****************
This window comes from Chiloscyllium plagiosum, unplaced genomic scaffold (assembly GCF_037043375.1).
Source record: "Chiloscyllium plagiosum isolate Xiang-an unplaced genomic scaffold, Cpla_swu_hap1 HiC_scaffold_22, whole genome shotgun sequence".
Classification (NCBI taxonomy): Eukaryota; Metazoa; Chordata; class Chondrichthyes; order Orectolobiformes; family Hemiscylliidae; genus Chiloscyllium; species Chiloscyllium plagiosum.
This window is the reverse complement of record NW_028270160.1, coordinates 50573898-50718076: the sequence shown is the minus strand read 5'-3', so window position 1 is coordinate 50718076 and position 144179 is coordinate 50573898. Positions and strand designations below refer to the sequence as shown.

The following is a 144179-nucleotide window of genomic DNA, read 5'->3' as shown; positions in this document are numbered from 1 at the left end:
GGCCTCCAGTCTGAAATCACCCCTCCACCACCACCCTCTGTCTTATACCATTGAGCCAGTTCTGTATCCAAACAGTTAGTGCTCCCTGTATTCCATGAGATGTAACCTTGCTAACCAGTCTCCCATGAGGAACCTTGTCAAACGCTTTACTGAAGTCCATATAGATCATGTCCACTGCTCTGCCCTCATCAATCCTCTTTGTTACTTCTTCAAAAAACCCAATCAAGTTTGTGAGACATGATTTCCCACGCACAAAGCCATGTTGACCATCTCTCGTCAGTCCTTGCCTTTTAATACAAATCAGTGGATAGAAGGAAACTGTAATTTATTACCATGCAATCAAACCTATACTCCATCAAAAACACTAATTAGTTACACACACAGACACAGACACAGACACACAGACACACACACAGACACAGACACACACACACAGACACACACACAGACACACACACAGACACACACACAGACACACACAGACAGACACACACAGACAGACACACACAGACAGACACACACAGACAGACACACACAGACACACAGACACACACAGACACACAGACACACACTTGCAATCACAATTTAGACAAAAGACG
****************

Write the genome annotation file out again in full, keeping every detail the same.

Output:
This window comes from Chiloscyllium plagiosum, unplaced genomic scaffold (assembly GCF_037043375.1).
Source record: "Chiloscyllium plagiosum isolate Xiang-an unplaced genomic scaffold, Cpla_swu_hap1 HiC_scaffold_22, whole genome shotgun sequence".
Classification (NCBI taxonomy): Eukaryota; Metazoa; Chordata; class Chondrichthyes; order Orectolobiformes; family Hemiscylliidae; genus Chiloscyllium; species Chiloscyllium plagiosum.
This window is the reverse complement of record NW_028270160.1, coordinates 50573898-50718076: the sequence shown is the minus strand read 5'-3', so window position 1 is coordinate 50718076 and position 144179 is coordinate 50573898. Positions and strand designations below refer to the sequence as shown.

The following is a 144179-nucleotide window of genomic DNA, read 5'->3' as shown; positions in this document are numbered from 1 at the left end:
GGCCTCCAGTCTGAAATCACCCCTCCACCACCACCCTCTGTCTTATACCATTGAGCCAGTTCTGTATCCAAACAGTTAGTGCTCCCTGTATTCCATGAGATGTAACCTTGCTAACCAGTCTCCCATGAGGAACCTTGTCAAACGCTTTACTGAAGTCCATATAGATCATGTCCACTGCTCTGCCCTCATCAATCCTCTTTGTTACTTCTTCAAAAAACCCAATCAAGTTTGTGAGACATGATTTCCCACGCACAAAGCCATGTTGACCATCTCTCGTCAGTCCTTGCCTTTTAATACAAATCAGTGGATAGAAGGAAACTGTAATTTATTACCATGCAATCAAACCTATACTCCATCAAAAACACTAATTAGTTACACACACAGACACAGACACAGACACACAGACACACACACAGACACAGACACACACACACAGACACACACACAGACACACACACAGACACACACACAGACACACACAGACAGACACACACAGACAGACACACACAGACAGACACACACAGACAGACACACACAGACACACAGACACACACAGACACACAGACACACACTTGCAATCACAATTTAGACAAAAGACG